What’s Next in the World of Planning and Design?
Wednesday, September 23, 2020
Like the rest of the world, architects and planners are facing significant uncertainty of how to best move forward given the current public health situation. Just as colleges and universities face new realities concerning the recruitment and retention of their students and communities reimagine what togetherness means, so are architects reimagining how well-designed built environments will impact their users.
In the world of architecture and planning, architectural design standards continue to closely inform and guide our designs and recommendations to clients. Though we have yet to experience any trend to drastically change standards due to the pandemic, thoughtful design will undoubtedly help forge a new era of creating healthier buildings and communities. As we forge through this uncertainty, our experts have summarized three conclusions and considerations for the future of planning and design.
- Design-centric perspectives continually bring new awareness.
Architects currently find themselves in a unique position. Our life’s work is studying the ways we interact with built environments and how to improve them. Safely designed spaces are more essential than ever. As architects and planners, we have a great responsibility to use our design-centric perspective to align human and environmental health to improve lives going forward.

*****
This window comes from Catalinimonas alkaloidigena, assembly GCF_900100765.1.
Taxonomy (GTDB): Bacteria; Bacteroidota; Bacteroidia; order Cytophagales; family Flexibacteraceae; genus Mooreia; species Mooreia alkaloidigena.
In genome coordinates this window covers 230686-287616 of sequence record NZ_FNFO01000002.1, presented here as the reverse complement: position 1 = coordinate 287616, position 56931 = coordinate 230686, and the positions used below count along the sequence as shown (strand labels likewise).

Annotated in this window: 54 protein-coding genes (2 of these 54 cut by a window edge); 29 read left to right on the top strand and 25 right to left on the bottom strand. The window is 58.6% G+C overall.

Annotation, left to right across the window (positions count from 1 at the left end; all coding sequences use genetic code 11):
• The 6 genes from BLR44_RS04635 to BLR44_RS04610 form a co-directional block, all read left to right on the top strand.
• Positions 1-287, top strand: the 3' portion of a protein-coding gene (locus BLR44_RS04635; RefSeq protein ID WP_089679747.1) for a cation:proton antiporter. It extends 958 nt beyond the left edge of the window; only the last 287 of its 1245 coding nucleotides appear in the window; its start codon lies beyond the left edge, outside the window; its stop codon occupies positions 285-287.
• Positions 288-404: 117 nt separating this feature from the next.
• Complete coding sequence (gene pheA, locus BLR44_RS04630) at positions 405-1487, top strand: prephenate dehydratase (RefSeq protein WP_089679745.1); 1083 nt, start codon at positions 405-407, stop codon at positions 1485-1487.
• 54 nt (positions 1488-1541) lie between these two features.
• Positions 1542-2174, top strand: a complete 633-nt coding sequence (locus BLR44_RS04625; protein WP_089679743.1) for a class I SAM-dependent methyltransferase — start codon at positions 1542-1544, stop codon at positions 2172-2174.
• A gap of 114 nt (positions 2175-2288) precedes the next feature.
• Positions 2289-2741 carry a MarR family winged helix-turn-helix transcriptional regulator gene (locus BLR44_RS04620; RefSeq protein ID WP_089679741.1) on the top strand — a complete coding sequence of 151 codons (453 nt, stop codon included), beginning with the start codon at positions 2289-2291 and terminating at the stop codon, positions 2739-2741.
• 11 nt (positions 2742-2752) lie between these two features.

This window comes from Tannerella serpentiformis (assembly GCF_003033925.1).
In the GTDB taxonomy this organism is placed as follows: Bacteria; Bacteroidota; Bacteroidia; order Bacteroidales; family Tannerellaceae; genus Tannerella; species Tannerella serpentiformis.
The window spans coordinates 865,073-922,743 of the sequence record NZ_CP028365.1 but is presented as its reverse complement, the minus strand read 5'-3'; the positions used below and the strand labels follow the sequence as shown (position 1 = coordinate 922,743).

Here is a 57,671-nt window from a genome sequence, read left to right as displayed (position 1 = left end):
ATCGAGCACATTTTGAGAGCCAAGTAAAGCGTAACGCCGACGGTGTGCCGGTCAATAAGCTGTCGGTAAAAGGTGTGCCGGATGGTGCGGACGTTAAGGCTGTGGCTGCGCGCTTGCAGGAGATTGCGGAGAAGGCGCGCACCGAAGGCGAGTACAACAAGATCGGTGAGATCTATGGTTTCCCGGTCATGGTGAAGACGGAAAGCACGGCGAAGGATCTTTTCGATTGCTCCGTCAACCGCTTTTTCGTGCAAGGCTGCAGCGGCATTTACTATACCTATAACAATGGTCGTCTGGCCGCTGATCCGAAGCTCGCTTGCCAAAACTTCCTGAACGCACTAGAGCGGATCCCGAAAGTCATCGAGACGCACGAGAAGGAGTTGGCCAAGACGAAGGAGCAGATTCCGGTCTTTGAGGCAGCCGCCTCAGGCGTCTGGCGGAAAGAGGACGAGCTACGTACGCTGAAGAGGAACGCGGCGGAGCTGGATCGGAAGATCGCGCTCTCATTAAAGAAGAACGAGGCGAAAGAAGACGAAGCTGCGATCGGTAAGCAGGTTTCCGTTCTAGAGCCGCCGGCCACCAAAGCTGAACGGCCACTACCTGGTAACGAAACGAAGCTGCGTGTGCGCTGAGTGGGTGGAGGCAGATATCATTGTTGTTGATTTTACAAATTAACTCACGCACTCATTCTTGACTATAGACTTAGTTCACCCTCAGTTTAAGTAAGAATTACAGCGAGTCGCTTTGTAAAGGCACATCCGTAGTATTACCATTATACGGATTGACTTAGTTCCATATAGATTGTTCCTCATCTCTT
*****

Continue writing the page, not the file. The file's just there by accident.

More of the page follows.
- Quality design creates quality outcomes.
In health care, good architectural design has the power to help patients heal quicker and improve the quality of care. Likewise, in education, forward-thinking design can facilitate better learning outcomes for students and empower communities to prioritize the health and well-being of all. Better health and quality-of-life is an outcome of better design.
- Now is the time to reimagine the future of your facilities.
In particular, the next 12 months afford significant opportunity to establish a long-term strategy regarding the modifications to your spaces. What aspects of your facilities are user-friendly? Where may this be lacking? Consider the potential of your facilities and how they can best support your community.
Contact Erik Kocher at firstname.lastname@example.org or (314) 529-4004 to talk about your future project and how our firm is shaping the future of innovative design and planning.